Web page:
Grassroots mobilizes to defeat recall

LOS ANGELES – Imelda Ramos just became a citizen. She will be casting her first vote on Oct. 7. She told this reporter she will be voting against the recall of Gov. Gray Davis and will hedge her bet with a vote for Lt. Gov. Cruz Bustamante, the leading Democrat in the race.

This mother of three from Guatemala said that it won’t be working-class people but the rich who will vote for Republican gubernatorial candidate Arnold Schwarzenegger. As a Latina and a first-time voter, she is not among the “likely voters” that pollsters question. She is, as she said, one of “the poor who work” and constitute “the base of this economy.”

The movement to stop the Republican right from gaining control of the California government by recalling Gov. Davis, has gone into high gear as trade unions, political and community organizations work on mobilizing voters for the Oct. 7 recall vote. Activists are visiting and calling voters in Latino and African American communities, union households and others.

Christine Chavez of the United Farm Workers union is coordinating the get-out-the-vote efforts in East Los Angeles. She said the union is targeting Latino Democratic voters not only in the urban areas, but also in the rural areas where they have union members.

Chavez told the World, “We have 100 walkers” in East Los Angeles and a couple of the areas with a high concentration of Latino voters, explaining to people that having a Republican in office for governor “will take away the gains we have made.” She noted that among the Latinos of East Los Angeles there is “a high percentage of registered voters. The problem is getting them out to vote.”

Garfield High School students Karina García and María Campos, have been making phone calls. Campos, a sophomore, said, “We are telling voters what is best for us as young people.” Garcia, who is a freshman, said it is a question of pride “to work for our people” by mobilizing voters and “telling people why they should vote ‘no’ on the recall and for Bustamante.”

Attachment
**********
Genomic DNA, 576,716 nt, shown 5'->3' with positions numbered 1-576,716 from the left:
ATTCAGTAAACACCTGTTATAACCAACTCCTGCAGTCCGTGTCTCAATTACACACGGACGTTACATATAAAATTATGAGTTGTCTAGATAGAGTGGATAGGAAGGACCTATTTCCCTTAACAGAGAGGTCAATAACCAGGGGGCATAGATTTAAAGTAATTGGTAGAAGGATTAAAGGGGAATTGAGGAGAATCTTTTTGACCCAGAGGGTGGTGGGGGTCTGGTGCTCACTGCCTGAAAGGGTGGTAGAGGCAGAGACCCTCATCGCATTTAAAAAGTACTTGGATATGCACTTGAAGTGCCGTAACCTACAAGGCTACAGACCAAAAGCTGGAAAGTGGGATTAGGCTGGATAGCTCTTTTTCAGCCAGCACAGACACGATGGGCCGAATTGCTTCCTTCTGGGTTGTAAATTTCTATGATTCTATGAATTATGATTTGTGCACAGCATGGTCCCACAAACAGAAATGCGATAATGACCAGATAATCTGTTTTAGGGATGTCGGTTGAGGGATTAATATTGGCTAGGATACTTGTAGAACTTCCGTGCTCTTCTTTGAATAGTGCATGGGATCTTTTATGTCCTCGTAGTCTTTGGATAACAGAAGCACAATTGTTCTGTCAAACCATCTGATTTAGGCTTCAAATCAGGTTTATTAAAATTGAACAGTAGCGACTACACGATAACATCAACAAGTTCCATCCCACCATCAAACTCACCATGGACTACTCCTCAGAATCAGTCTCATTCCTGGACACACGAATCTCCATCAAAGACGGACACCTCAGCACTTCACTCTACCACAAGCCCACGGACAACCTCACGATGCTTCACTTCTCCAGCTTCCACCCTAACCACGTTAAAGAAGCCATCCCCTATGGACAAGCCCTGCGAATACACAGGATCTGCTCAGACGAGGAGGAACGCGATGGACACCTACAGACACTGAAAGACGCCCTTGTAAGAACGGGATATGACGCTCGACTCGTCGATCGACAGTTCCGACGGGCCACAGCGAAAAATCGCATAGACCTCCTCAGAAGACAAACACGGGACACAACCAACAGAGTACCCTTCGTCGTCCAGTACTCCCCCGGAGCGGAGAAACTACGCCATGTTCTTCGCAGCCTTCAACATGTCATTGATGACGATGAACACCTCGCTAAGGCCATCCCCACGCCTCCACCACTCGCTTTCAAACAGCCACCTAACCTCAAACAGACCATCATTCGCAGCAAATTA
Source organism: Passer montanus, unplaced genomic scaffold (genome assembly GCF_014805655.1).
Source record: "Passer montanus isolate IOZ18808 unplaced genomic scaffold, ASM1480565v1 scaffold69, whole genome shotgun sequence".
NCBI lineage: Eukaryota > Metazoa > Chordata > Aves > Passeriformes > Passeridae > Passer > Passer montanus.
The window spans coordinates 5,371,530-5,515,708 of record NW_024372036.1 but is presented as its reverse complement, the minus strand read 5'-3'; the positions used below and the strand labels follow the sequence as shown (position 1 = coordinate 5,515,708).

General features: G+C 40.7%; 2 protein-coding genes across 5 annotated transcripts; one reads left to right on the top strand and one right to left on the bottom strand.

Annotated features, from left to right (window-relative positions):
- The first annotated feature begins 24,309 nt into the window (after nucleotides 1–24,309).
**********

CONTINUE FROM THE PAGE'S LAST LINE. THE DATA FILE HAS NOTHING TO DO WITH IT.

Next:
Other young people made similar statements. Talia Pérez, a freshman at California State University, said, “There is no point to the recall.” She lashed out at GOP gubernatorial candidate Schwarzenegger, saying, “He is a big hypocrite being against all immigrant policies, yet he is an immigrant himself.” She pointed out that Schwarzenegger voted for the anti-immigrant Proposition 187, which made immigrants ineligible for health care benefits.

Other voters had similar thoughts. Mail carrier Maria Rodriguez said, “We should keep the governor. The problems we have with the [state] budget are not his fault.” Republican state legislators held up approving the budget because Davis refused to go along with their cuts to social programs, she said.

A young immigrant woman said Davis wasn’t the best but, “compared to the past, has been a great improvement,” referring to the last two GOP governors, George Deukmejian and Pete Wilson. Wilson heads up Schwarzenegger’s campaign operation. She said Schwarzenegger is “a good actor, but he shouldn’t be in politics.”

Rebecca Maril stopped when this writer asked her about the recall, near her home in an East Los Angeles low-income housing project. She spoke out vehemently against the recall saying she would “definitely” vote against it. Maril, the mother of three, denounced Schwarzenegger, calling him “very racist.”

“While all [politicians] make promises,” Maril said, “even though they may not keep them, Schwarzenegger is not even promising anything.” She said that Davis, despite earlier shortcomings, “is helping us, at last,” noting that he signed a bill that would permit all Californians to obtain a driver’s license regardless of their status as citizen, legal resident immigrant, or person without papers.

Get-out-the-vote activity is not limited to the urban areas. Farm workers belonging to the UFW have been going out door-to-door discussing the effects of the recall with voters. Rogelio E. Ramirez has picked grapes for “the last 32 years, on and off.” He and his wife, Rosa, also a farm worker, are active in get-out-the-vote activities in the Delano area. Ramirez criticized Schwarzenegger, saying, “He wants to take away the services from the immigrants.” He continued, “This nation is made up of foreigners, of immigrants. The only people that are indigenous are the Indians.”

The author can be reached at pww@pww.org